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cannabinoids in different diseases and case reports on the use of cannabis by
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|Title||Physiologic observations in a controlled clinical trial of the antiemetic effectiveness of 5, 10, and 15 mg of delta 9-tetrahydrocannabinol in cancer chemotherapy. Ophthalmologic implications.|
|Author(s)||Levitt M, Wilson A, Bowman D, Kemel S, Krepart G, Marks V, Schipper H, Thomson G, Weinerman B, Weinerman R|
|Journal, Volume, Issue||J Clin Pharmacol 1981;21(8-9 Suppl):103S-109S|
|Major outcome(s)||Patients were remarkably free of adverse physiologic effects.|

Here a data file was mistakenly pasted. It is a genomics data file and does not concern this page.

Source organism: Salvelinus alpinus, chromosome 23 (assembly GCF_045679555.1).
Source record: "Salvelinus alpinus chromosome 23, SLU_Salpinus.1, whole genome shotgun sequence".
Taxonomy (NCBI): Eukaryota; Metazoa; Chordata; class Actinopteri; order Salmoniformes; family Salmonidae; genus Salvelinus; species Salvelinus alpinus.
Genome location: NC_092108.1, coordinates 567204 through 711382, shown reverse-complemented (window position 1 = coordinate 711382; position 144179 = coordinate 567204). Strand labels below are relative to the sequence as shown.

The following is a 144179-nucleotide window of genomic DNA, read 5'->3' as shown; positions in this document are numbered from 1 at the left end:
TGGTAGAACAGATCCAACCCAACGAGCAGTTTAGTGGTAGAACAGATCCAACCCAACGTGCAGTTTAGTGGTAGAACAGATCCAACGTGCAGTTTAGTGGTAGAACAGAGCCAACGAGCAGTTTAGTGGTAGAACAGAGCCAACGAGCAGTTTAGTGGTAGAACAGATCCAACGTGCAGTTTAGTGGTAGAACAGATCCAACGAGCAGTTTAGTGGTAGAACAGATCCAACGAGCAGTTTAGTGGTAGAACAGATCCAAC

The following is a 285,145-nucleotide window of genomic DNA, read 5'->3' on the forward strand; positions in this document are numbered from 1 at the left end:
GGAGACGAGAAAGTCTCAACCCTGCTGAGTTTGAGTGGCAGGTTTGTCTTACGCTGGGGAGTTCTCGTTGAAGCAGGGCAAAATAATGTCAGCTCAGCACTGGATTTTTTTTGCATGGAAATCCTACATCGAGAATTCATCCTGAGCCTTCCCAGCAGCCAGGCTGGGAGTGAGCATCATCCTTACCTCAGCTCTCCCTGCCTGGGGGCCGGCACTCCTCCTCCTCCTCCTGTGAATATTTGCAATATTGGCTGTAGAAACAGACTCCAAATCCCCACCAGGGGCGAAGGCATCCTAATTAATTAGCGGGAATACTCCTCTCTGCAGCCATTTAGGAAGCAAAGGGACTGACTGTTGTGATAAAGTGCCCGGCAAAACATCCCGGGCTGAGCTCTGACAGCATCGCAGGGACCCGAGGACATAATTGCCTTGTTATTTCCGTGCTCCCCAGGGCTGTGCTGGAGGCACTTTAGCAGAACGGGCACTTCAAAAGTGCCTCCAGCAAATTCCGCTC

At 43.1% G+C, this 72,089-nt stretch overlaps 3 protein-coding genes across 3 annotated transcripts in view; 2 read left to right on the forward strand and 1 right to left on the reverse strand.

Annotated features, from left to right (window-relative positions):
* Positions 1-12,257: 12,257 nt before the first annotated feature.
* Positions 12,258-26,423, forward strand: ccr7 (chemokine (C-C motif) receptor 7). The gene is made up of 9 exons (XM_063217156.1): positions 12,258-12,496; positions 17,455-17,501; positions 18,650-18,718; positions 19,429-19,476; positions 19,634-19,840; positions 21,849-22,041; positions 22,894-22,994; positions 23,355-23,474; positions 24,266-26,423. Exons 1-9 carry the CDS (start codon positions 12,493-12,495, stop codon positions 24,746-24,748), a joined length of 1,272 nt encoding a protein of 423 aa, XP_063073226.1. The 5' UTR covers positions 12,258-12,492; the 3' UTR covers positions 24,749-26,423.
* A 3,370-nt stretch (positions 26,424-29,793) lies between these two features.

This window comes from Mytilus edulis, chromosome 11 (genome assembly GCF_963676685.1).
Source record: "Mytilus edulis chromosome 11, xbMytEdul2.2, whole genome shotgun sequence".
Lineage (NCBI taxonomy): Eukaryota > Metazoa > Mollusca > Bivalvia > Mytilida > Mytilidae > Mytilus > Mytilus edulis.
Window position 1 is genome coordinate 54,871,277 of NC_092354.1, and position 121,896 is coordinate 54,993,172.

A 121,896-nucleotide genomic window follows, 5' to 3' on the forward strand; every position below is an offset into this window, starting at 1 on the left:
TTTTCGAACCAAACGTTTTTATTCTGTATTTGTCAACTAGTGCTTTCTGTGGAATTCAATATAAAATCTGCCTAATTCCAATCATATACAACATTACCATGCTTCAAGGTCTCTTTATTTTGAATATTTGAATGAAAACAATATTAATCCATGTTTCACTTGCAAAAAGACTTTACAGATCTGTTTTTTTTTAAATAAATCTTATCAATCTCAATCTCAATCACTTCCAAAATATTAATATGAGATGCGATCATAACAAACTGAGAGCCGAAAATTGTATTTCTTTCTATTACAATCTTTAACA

One hundred twenty patients about to receive their first treatment with potentially nauseant cancer chemotherapy were randomized to one of si xantiemetic treatments: (1) no treatment; (2) placebo; (3) prochlorperazine (PCPZ), 10 mg; (4) delta 9-tetrahydrocannabinol (THC), 5 mg; (5) THC, 10 mg; (6) THC, 15 mg. Four doses of each medication were given orally at 4-hour intervals starting 2 hours before chemotherapy. A study nurse was responsible for both objective (nurse) and subjective (patient) symptom questionnaires. Serum levels were obtained at intervals for cross-reacting cannabinoids. Physiologic measurements including intraocular pressure (IOP), blood pressure, and pulmonary function were also recorded. In summary, the patients were remarkably free of adverse physiologic effects. All intraocular pressures before and after treatment were within the normal range, although a surprising statistically significant increase in IOP occurred in the group receiving 5 mg THC.
|Type of publication||Medical journal|
|Address of author(s)|